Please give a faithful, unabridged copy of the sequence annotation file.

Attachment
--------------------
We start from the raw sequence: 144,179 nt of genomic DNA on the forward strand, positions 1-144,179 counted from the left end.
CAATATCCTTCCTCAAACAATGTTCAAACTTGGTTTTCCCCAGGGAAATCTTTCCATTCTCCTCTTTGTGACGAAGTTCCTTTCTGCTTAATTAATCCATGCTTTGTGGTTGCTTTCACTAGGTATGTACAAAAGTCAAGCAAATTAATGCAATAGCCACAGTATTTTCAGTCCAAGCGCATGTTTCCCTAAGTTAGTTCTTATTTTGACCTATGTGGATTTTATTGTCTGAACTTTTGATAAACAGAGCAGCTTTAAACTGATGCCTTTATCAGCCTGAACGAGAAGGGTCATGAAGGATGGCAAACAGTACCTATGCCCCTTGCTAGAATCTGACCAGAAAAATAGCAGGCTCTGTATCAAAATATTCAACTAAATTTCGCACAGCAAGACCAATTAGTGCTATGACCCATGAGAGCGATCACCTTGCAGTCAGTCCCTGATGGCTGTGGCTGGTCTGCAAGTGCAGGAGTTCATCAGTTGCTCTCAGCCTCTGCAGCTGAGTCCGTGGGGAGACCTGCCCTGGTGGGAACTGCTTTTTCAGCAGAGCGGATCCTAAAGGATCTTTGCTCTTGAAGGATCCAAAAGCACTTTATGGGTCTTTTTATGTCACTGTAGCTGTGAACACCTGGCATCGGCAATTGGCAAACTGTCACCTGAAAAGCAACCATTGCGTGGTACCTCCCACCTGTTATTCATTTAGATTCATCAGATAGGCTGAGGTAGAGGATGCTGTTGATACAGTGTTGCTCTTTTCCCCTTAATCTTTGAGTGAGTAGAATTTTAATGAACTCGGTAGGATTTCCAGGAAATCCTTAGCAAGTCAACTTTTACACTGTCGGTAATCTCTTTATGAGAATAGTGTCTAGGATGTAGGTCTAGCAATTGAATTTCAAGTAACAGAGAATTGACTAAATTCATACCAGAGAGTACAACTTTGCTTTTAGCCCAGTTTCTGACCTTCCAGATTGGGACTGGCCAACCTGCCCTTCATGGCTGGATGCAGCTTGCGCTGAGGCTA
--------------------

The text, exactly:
We start from the raw sequence: 144,179 nt of genomic DNA on the forward strand, positions 1-144,179 counted from the left end.
CAATATCCTTCCTCAAACAATGTTCAAACTTGGTTTTCCCCAGGGAAATCTTTCCATTCTCCTCTTTGTGACGAAGTTCCTTTCTGCTTAATTAATCCATGCTTTGTGGTTGCTTTCACTAGGTATGTACAAAAGTCAAGCAAATTAATGCAATAGCCACAGTATTTTCAGTCCAAGCGCATGTTTCCCTAAGTTAGTTCTTATTTTGACCTATGTGGATTTTATTGTCTGAACTTTTGATAAACAGAGCAGCTTTAAACTGATGCCTTTATCAGCCTGAACGAGAAGGGTCATGAAGGATGGCAAACAGTACCTATGCCCCTTGCTAGAATCTGACCAGAAAAATAGCAGGCTCTGTATCAAAATATTCAACTAAATTTCGCACAGCAAGACCAATTAGTGCTATGACCCATGAGAGCGATCACCTTGCAGTCAGTCCCTGATGGCTGTGGCTGGTCTGCAAGTGCAGGAGTTCATCAGTTGCTCTCAGCCTCTGCAGCTGAGTCCGTGGGGAGACCTGCCCTGGTGGGAACTGCTTTTTCAGCAGAGCGGATCCTAAAGGATCTTTGCTCTTGAAGGATCCAAAAGCACTTTATGGGTCTTTTTATGTCACTGTAGCTGTGAACACCTGGCATCGGCAATTGGCAAACTGTCACCTGAAAAGCAACCATTGCGTGGTACCTCCCACCTGTTATTCATTTAGATTCATCAGATAGGCTGAGGTAGAGGATGCTGTTGATACAGTGTTGCTCTTTTCCCCTTAATCTTTGAGTGAGTAGAATTTTAATGAACTCGGTAGGATTTCCAGGAAATCCTTAGCAAGTCAACTTTTACACTGTCGGTAATCTCTTTATGAGAATAGTGTCTAGGATGTAGGTCTAGCAATTGAATTTCAAGTAACAGAGAATTGACTAAATTCATACCAGAGAGTACAACTTTGCTTTTAGCCCAGTTTCTGACCTTCCAGATTGGGACTGGCCAACCTGCCCTTCATGGCTGGATGCAGCTTGCGCTGAGGCTA